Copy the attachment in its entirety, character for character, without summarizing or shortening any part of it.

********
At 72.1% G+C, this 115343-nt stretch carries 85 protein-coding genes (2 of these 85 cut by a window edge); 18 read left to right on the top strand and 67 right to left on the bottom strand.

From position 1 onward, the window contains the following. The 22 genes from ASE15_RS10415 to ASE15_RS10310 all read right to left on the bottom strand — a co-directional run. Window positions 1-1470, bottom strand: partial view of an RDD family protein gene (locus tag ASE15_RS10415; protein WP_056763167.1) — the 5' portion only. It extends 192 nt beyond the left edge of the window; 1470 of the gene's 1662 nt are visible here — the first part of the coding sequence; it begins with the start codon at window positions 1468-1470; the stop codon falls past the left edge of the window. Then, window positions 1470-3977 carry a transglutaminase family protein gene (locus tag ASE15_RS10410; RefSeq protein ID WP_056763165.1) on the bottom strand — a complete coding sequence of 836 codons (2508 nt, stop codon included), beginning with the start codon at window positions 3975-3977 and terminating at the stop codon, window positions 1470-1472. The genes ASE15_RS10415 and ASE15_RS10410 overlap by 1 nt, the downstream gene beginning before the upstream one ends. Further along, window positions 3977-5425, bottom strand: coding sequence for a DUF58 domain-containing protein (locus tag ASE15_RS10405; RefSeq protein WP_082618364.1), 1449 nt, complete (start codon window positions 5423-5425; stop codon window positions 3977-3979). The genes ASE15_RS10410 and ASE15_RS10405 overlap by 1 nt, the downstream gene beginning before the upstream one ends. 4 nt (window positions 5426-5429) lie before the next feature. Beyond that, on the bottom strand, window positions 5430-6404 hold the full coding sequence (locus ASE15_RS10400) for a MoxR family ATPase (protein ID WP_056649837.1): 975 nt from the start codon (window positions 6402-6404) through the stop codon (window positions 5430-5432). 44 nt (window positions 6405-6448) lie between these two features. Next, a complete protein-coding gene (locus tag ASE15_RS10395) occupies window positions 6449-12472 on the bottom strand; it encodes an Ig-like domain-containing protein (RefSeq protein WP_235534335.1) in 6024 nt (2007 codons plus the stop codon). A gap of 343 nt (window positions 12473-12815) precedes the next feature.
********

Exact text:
At 72.1% G+C, this 115343-nt stretch carries 85 protein-coding genes (2 of these 85 cut by a window edge); 18 read left to right on the top strand and 67 right to left on the bottom strand.

From position 1 onward, the window contains the following. The 22 genes from ASE15_RS10415 to ASE15_RS10310 all read right to left on the bottom strand — a co-directional run. Window positions 1-1470, bottom strand: partial view of an RDD family protein gene (locus tag ASE15_RS10415; protein WP_056763167.1) — the 5' portion only. It extends 192 nt beyond the left edge of the window; 1470 of the gene's 1662 nt are visible here — the first part of the coding sequence; it begins with the start codon at window positions 1468-1470; the stop codon falls past the left edge of the window. Then, window positions 1470-3977 carry a transglutaminase family protein gene (locus tag ASE15_RS10410; RefSeq protein ID WP_056763165.1) on the bottom strand — a complete coding sequence of 836 codons (2508 nt, stop codon included), beginning with the start codon at window positions 3975-3977 and terminating at the stop codon, window positions 1470-1472. The genes ASE15_RS10415 and ASE15_RS10410 overlap by 1 nt, the downstream gene beginning before the upstream one ends. Further along, window positions 3977-5425, bottom strand: coding sequence for a DUF58 domain-containing protein (locus tag ASE15_RS10405; RefSeq protein WP_082618364.1), 1449 nt, complete (start codon window positions 5423-5425; stop codon window positions 3977-3979). The genes ASE15_RS10410 and ASE15_RS10405 overlap by 1 nt, the downstream gene beginning before the upstream one ends. 4 nt (window positions 5426-5429) lie before the next feature. Beyond that, on the bottom strand, window positions 5430-6404 hold the full coding sequence (locus ASE15_RS10400) for a MoxR family ATPase (protein ID WP_056649837.1): 975 nt from the start codon (window positions 6402-6404) through the stop codon (window positions 5430-5432). 44 nt (window positions 6405-6448) lie between these two features. Next, a complete protein-coding gene (locus tag ASE15_RS10395) occupies window positions 6449-12472 on the bottom strand; it encodes an Ig-like domain-containing protein (RefSeq protein WP_235534335.1) in 6024 nt (2007 codons plus the stop codon). A gap of 343 nt (window positions 12473-12815) precedes the next feature.